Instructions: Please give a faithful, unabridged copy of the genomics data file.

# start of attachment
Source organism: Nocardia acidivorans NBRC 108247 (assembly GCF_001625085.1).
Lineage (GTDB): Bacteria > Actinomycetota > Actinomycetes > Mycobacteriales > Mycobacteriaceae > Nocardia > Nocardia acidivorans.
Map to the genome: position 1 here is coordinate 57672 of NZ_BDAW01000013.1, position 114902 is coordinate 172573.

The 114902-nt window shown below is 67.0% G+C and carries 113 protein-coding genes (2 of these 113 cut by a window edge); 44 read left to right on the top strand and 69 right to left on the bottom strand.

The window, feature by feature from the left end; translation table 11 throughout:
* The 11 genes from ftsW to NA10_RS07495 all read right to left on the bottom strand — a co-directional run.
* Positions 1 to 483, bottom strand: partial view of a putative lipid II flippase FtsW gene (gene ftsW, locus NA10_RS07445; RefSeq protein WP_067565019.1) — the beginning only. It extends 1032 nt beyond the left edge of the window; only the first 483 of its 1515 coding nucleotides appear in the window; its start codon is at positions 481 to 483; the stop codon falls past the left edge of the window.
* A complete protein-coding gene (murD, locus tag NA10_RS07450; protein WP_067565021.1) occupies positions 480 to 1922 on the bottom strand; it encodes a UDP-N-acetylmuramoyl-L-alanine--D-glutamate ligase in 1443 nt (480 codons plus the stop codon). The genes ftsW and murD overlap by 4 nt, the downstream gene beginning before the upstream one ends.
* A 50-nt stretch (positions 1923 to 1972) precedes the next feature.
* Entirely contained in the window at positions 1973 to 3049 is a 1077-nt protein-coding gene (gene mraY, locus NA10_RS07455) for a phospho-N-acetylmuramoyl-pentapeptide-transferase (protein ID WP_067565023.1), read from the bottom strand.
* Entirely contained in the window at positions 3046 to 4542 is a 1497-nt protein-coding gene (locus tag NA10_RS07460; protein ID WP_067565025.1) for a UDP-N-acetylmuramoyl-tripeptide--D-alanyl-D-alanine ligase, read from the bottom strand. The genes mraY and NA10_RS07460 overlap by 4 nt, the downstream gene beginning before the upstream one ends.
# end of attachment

Source organism: Nocardia acidivorans NBRC 108247 (assembly GCF_001625085.1).
Lineage (GTDB): Bacteria > Actinomycetota > Actinomycetes > Mycobacteriales > Mycobacteriaceae > Nocardia > Nocardia acidivorans.
Map to the genome: position 1 here is coordinate 57672 of NZ_BDAW01000013.1, position 114902 is coordinate 172573.

The 114902-nt window shown below is 67.0% G+C and carries 113 protein-coding genes (2 of these 113 cut by a window edge); 44 read left to right on the top strand and 69 right to left on the bottom strand.

The window, feature by feature from the left end; translation table 11 throughout:
* The 11 genes from ftsW to NA10_RS07495 all read right to left on the bottom strand — a co-directional run.
* Positions 1 to 483, bottom strand: partial view of a putative lipid II flippase FtsW gene (gene ftsW, locus NA10_RS07445; RefSeq protein WP_067565019.1) — the beginning only. It extends 1032 nt beyond the left edge of the window; only the first 483 of its 1515 coding nucleotides appear in the window; its start codon is at positions 481 to 483; the stop codon falls past the left edge of the window.
* A complete protein-coding gene (murD, locus tag NA10_RS07450; protein WP_067565021.1) occupies positions 480 to 1922 on the bottom strand; it encodes a UDP-N-acetylmuramoyl-L-alanine--D-glutamate ligase in 1443 nt (480 codons plus the stop codon). The genes ftsW and murD overlap by 4 nt, the downstream gene beginning before the upstream one ends.
* A 50-nt stretch (positions 1923 to 1972) precedes the next feature.
* Entirely contained in the window at positions 1973 to 3049 is a 1077-nt protein-coding gene (gene mraY, locus NA10_RS07455) for a phospho-N-acetylmuramoyl-pentapeptide-transferase (protein ID WP_067565023.1), read from the bottom strand.
* Entirely contained in the window at positions 3046 to 4542 is a 1497-nt protein-coding gene (locus tag NA10_RS07460; protein ID WP_067565025.1) for a UDP-N-acetylmuramoyl-tripeptide--D-alanyl-D-alanine ligase, read from the bottom strand. The genes mraY and NA10_RS07460 overlap by 4 nt, the downstream gene beginning before the upstream one ends.